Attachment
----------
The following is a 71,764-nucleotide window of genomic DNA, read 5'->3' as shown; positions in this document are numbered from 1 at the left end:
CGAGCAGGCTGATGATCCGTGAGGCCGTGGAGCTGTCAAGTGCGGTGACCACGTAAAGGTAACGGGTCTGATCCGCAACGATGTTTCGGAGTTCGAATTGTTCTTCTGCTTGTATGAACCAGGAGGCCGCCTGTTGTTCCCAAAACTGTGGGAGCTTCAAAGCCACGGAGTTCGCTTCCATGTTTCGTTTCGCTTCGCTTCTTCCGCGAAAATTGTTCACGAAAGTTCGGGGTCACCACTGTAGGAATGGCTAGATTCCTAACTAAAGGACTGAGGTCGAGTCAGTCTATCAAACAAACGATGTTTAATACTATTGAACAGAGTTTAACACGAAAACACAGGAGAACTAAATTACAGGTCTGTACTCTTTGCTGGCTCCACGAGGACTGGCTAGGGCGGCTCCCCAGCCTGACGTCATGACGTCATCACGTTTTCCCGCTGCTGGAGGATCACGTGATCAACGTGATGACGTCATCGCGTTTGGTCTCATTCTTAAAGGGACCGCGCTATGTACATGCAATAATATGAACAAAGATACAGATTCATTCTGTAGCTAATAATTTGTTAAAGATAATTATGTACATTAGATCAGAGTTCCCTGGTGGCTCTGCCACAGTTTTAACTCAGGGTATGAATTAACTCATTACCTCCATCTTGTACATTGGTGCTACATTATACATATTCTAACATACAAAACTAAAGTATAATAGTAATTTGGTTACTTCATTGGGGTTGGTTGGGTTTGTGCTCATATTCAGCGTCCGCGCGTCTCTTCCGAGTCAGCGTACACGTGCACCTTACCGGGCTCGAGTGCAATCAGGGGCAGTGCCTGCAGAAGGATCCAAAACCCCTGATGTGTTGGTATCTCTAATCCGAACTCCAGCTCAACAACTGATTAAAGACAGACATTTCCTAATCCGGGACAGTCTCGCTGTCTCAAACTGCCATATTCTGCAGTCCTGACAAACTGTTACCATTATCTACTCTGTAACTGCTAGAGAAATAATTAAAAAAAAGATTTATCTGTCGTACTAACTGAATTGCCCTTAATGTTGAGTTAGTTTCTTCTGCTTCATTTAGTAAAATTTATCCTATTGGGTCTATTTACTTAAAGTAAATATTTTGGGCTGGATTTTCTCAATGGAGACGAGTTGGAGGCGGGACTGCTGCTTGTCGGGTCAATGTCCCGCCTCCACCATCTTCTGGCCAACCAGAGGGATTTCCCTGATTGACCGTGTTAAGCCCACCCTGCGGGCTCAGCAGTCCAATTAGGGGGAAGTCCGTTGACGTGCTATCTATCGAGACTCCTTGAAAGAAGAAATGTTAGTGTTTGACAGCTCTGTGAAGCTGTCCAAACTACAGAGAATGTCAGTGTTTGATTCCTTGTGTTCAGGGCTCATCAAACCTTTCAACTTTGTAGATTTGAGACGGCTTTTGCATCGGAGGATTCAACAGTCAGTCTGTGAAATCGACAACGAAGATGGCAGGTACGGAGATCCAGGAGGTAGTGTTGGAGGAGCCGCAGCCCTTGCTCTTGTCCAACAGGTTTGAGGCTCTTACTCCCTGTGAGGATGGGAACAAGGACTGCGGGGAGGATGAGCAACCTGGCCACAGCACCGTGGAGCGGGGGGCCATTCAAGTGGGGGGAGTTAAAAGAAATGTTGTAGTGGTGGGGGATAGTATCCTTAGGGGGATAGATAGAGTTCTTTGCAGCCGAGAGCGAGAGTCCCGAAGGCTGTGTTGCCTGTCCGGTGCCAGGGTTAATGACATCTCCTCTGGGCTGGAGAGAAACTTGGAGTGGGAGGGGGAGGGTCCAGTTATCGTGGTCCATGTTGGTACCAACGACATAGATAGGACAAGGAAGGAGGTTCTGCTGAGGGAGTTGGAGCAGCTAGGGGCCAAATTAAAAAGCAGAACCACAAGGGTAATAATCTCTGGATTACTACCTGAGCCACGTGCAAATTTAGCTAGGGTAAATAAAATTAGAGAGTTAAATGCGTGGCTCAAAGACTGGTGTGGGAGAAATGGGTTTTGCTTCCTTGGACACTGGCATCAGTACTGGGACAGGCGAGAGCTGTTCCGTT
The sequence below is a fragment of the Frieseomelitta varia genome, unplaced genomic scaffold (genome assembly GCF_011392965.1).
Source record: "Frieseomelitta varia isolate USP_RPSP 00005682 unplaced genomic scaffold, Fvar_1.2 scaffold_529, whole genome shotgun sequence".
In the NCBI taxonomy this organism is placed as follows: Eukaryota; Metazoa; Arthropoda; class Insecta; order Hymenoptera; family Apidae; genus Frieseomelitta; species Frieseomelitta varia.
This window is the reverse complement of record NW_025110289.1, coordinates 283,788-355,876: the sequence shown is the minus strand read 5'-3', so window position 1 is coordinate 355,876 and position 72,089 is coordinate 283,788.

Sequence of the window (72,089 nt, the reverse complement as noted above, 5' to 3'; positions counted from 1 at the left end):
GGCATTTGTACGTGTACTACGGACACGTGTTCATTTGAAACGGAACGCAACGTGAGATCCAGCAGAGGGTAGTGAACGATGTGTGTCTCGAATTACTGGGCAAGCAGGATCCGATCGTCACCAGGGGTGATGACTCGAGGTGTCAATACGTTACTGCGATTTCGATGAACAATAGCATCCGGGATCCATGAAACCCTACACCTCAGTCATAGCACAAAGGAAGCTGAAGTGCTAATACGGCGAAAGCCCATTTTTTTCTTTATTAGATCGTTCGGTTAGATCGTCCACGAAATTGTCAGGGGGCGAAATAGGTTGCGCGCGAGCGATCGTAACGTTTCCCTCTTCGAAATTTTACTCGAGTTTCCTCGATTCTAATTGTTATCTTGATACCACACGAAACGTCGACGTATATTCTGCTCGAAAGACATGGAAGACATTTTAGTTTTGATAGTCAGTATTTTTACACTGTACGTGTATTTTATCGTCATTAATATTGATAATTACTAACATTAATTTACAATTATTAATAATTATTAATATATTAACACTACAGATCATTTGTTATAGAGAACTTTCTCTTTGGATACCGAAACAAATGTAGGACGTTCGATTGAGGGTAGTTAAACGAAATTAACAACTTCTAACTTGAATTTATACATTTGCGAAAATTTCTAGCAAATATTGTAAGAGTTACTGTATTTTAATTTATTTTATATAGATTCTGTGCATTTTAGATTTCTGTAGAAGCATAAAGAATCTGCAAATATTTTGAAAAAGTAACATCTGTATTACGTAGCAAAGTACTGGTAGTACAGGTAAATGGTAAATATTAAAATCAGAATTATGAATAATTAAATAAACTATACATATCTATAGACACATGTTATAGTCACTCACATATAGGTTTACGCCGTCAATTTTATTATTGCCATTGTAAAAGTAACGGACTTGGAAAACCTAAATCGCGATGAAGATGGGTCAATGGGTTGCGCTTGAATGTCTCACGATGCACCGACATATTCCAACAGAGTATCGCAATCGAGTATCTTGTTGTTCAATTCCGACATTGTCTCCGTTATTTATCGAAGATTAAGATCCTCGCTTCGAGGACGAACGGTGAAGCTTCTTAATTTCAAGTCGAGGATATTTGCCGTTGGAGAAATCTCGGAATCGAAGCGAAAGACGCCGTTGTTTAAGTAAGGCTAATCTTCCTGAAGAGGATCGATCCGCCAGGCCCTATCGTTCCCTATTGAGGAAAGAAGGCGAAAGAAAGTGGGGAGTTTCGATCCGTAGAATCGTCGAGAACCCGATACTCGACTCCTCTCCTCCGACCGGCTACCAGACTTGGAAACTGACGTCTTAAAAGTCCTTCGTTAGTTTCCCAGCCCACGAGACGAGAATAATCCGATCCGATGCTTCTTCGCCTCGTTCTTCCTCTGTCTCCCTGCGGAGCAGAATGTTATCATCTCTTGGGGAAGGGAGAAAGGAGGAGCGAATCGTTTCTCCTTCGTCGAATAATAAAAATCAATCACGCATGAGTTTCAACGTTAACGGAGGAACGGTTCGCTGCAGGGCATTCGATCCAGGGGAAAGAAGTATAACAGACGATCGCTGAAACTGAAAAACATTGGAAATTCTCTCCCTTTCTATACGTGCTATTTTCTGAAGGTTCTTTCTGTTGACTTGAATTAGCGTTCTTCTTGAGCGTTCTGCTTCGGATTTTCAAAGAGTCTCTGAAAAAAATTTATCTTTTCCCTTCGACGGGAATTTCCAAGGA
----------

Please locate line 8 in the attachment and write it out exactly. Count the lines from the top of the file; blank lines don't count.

GGCATTTGTACGTGTACTACGGACACGTGTTCATTTGAAACGGAACGCAACGTGAGATCCAGCAGAGGGTAGTGAACGATGTGTGTCTCGAATTACTGGGCAAGCAGGATCCGATCGTCACCAGGGGTGATGACTCGAGGTGTCAATACGTTACTGCGATTTCGATGAACAATAGCATCCGGGATCCATGAAACCCTACACCTCAGTCATAGCACAAAGGAAGCTGAAGTGCTAATACGGCGAAAGCCCATTTTTTTCTTTATTAGATCGTTCGGTTAGATCGTCCACGAAATTGTCAGGGGGCGAAATAGGTTGCGCGCGAGCGATCGTAACGTTTCCCTCTTCGAAATTTTACTCGAGTTTCCTCGATTCTAATTGTTATCTTGATACCACACGAAACGTCGACGTATATTCTGCTCGAAAGACATGGAAGACATTTTAGTTTTGATAGTCAGTATTTTTACACTGTACGTGTATTTTATCGTCATTAATATTGATAATTACTAACATTAATTTACAATTATTAATAATTATTAATATATTAACACTACAGATCATTTGTTATAGAGAACTTTCTCTTTGGATACCGAAACAAATGTAGGACGTTCGATTGAGGGTAGTTAAACGAAATTAACAACTTCTAACTTGAATTTATACATTTGCGAAAATTTCTAGCAAATATTGTAAGAGTTACTGTATTTTAATTTATTTTATATAGATTCTGTGCATTTTAGATTTCTGTAGAAGCATAAAGAATCTGCAAATATTTTGAAAAAGTAACATCTGTATTACGTAGCAAAGTACTGGTAGTACAGGTAAATGGTAAATATTAAAATCAGAATTATGAATAATTAAATAAACTATACATATCTATAGACACATGTTATAGTCACTCACATATAGGTTTACGCCGTCAATTTTATTATTGCCATTGTAAAAGTAACGGACTTGGAAAACCTAAATCGCGATGAAGATGGGTCAATGGGTTGCGCTTGAATGTCTCACGATGCACCGACATATTCCAACAGAGTATCGCAATCGAGTATCTTGTTGTTCAATTCCGACATTGTCTCCGTTATTTATCGAAGATTAAGATCCTCGCTTCGAGGACGAACGGTGAAGCTTCTTAATTTCAAGTCGAGGATATTTGCCGTTGGAGAAATCTCGGAATCGAAGCGAAAGACGCCGTTGTTTAAGTAAGGCTAATCTTCCTGAAGAGGATCGATCCGCCAGGCCCTATCGTTCCCTATTGAGGAAAGAAGGCGAAAGAAAGTGGGGAGTTTCGATCCGTAGAATCGTCGAGAACCCGATACTCGACTCCTCTCCTCCGACCGGCTACCAGACTTGGAAACTGACGTCTTAAAAGTCCTTCGTTAGTTTCCCAGCCCACGAGACGAGAATAATCCGATCCGATGCTTCTTCGCCTCGTTCTTCCTCTGTCTCCCTGCGGAGCAGAATGTTATCATCTCTTGGGGAAGGGAGAAAGGAGGAGCGAATCGTTTCTCCTTCGTCGAATAATAAAAATCAATCACGCATGAGTTTCAACGTTAACGGAGGAACGGTTCGCTGCAGGGCATTCGATCCAGGGGAAAGAAGTATAACAGACGATCGCTGAAACTGAAAAACATTGGAAATTCTCTCCCTTTCTATACGTGCTATTTTCTGAAGGTTCTTTCTGTTGACTTGAATTAGCGTTCTTCTTGAGCGTTCTGCTTCGGATTTTCAAAGAGTCTCTGAAAAAAATTTATCTTTTCCCTTCGACGGGAATTTCCAAGGA